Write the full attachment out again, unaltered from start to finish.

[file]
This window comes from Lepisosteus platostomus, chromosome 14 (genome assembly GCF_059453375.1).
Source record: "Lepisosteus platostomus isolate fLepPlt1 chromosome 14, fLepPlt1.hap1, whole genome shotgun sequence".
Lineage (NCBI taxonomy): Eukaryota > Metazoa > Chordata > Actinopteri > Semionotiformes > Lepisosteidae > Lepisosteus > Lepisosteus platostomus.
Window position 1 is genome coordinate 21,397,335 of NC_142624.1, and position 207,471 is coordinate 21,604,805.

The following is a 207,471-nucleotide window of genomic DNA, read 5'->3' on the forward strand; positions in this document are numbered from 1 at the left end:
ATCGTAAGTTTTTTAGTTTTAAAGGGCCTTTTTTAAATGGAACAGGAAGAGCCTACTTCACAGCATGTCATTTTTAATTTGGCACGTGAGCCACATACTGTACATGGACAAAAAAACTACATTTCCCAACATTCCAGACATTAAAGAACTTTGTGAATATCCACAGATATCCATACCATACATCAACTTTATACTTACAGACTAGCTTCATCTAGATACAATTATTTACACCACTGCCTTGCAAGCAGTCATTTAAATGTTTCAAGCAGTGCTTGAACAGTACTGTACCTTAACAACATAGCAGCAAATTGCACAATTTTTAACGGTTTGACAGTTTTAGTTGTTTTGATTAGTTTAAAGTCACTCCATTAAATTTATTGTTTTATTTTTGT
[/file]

This window comes from Lepisosteus platostomus, chromosome 14 (genome assembly GCF_059453375.1).
Source record: "Lepisosteus platostomus isolate fLepPlt1 chromosome 14, fLepPlt1.hap1, whole genome shotgun sequence".
Lineage (NCBI taxonomy): Eukaryota > Metazoa > Chordata > Actinopteri > Semionotiformes > Lepisosteidae > Lepisosteus > Lepisosteus platostomus.
Window position 1 is genome coordinate 21,397,335 of NC_142624.1, and position 207,471 is coordinate 21,604,805.

The following is a 207,471-nucleotide window of genomic DNA, read 5'->3' on the forward strand; positions in this document are numbered from 1 at the left end:
ATCGTAAGTTTTTTAGTTTTAAAGGGCCTTTTTTAAATGGAACAGGAAGAGCCTACTTCACAGCATGTCATTTTTAATTTGGCACGTGAGCCACATACTGTACATGGACAAAAAAACTACATTTCCCAACATTCCAGACATTAAAGAACTTTGTGAATATCCACAGATATCCATACCATACATCAACTTTATACTTACAGACTAGCTTCATCTAGATACAATTATTTACACCACTGCCTTGCAAGCAGTCATTTAAATGTTTCAAGCAGTGCTTGAACAGTACTGTACCTTAACAACATAGCAGCAAATTGCACAATTTTTAACGGTTTGACAGTTTTAGTTGTTTTGATTAGTTTAAAGTCACTCCATTAAATTTATTGTTTTATTTTTGT